Pivot » October 16th, 2019, 10:13 pm wrote:As the electrons arrive at the back contact they then percolate up through the p-type to complete the circuit as holes correspondingly percolate downwards towards the back contact.

The electrons drop back into the holes at the base to complete the circuit so there is no percolating upward.

Pivot » October 16th, 2019, 10:13 pm wrote:It would seem that if this scenario is correct then when a power source supplies the flow of electrons and is attached to a P-N junction in a reverse bias direction electrons cannot travel from the p-type to n-type layers. However when the electrons are generated within a P-N junction by the photons the electrons do travel from the p-type to n-type, which was the subject of my post.


Yes, the electrons travel a short distance from the p-type to the n-type. Some electrons from the n-type above fill the holes at the interface “depletion zone” saturating the zone with electrons. The loss of electrons from the n-layer leaves the area positive and allows the electrons to move upward.

Pivot » October 16th, 2019, 10:13 pm wrote:If this is the case, then it is a wonder that some smart Physicist or electronics guru hasn't attached a capacitor and coil to a photo-voltaic cell to create a solar cell that can output AC current without the need for an inverter. Sounds like a money-maker for someone.

Great idea but such a device has been invented and it is called an inverter. An inverter contains some additional solid state devices needed to convert the AC to the desired usable form.
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Re: Problems with Photoelectric Cell Theory

Postby Pivot on October 17th, 2019, 10:48 am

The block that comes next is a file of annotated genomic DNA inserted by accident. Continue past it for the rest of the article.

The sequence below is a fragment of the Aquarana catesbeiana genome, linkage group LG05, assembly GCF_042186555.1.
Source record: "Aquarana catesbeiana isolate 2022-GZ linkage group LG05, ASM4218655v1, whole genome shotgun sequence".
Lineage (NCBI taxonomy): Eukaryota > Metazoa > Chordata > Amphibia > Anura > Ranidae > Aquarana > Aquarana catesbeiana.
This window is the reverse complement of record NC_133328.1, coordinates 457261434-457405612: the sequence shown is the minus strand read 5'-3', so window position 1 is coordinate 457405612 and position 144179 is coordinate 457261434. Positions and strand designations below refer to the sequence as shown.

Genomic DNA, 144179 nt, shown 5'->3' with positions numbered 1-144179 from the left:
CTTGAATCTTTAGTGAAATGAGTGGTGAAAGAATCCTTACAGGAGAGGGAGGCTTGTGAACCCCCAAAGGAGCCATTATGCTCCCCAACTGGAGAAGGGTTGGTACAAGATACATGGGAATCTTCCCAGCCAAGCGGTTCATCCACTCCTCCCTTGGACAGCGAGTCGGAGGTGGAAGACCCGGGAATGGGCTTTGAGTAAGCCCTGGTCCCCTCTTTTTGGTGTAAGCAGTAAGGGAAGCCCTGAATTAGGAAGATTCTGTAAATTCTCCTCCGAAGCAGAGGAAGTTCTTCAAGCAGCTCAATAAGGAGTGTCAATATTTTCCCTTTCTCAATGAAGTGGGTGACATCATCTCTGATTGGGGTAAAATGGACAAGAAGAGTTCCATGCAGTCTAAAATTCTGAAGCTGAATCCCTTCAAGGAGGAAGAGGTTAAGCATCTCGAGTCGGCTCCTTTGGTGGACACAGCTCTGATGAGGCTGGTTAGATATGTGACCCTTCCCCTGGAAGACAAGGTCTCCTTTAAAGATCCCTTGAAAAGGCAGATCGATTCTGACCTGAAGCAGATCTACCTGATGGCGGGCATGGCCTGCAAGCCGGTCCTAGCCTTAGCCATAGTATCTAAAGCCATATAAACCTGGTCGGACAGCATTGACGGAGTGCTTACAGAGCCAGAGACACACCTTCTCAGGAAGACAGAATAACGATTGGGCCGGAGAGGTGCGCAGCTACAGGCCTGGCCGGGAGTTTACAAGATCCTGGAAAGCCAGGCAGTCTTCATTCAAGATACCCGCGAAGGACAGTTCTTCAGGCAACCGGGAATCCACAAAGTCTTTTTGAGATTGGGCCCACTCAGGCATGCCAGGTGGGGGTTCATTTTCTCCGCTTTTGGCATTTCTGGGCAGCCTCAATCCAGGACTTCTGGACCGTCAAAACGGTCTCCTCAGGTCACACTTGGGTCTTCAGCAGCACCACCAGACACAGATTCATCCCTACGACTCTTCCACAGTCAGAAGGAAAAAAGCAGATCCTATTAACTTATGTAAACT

There would seem to be only one area that we now disagree on regards this topic. You said
The electrons drop back into the holes at the base to complete the circuit so there is no percolating upward.


Sure there are holes already in the p-type from the dopant ionisation, but to accommodate the flood of electrons arriving at the back contact via the wire many more need to be made available. Thus more holes need to percolate down: a holey pilgrimage you might say. Holes moving down towards the back contact means electrons moving up in the opposite direction. So electrons must move up otherwise all the holes in the p-type (dopants are about 1%? mean limited the holes in the p-type to start with) would soon be exhausted and the electron flow would stop. When holes come down electrons go up.
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Re: Problems with Photoelectric Cell Theory

Postby bangstrom on October 17th, 2019, 1:26 pm 

More light at the top releases more electrons and one hole is created for every electron lost. There is a continuous flow of holes from the top to the bottom. I don't know how far the electrons can penetrate the p-type crystal, if any, but holes keep coming as long as the light shall last.
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Re: Problems with Photoelectric Cell Theory

Postby Pivot on October 17th, 2019, 9:33 pm 

Okay, then explain how holes migrate down without electrons migrating upwards. Keep in mind a hole is an electron deficiency in an atom fixed in a crystal structure. To move it... (please finish the sentence)
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Re: Problems with Photoelectric Cell Theory

Postby bangstrom on October 18th, 2019, 3:50 am 

Pivot » October 17th, 2019, 8:33 pm wrote:Okay, then explain how holes migrate down without electrons migrating upwards. Keep in mind a hole is an electron deficiency in an atom fixed in a crystal structure. To move it... (please finish the sentence)


To move an electron from a silicon atom below drops into a hole and the hole is then one atom closer to the bottom and so on all the way down. When the hole reaches the bottom, it is filled by one of the return electrons from the circuit.

I see what you mean now but I never thought of the electrons in the matrix as the electrons in motion since their motion is so slow.
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Re: Problems with Photoelectric Cell Theory

Postby Pivot on October 18th, 2019, 5:03 am 

Thank god we finally got there. And yes, the progress of the electrons in the p-type is slower than those down the wire simply on a cross-sectional area basis.

And now we have a couple of new Physics nerd jokes:

When's a diode not a diode. Answer: when it tries to get a sun tan

and

Hey diode, come out of the closet and into the sunshine: we know that you're bi.

adios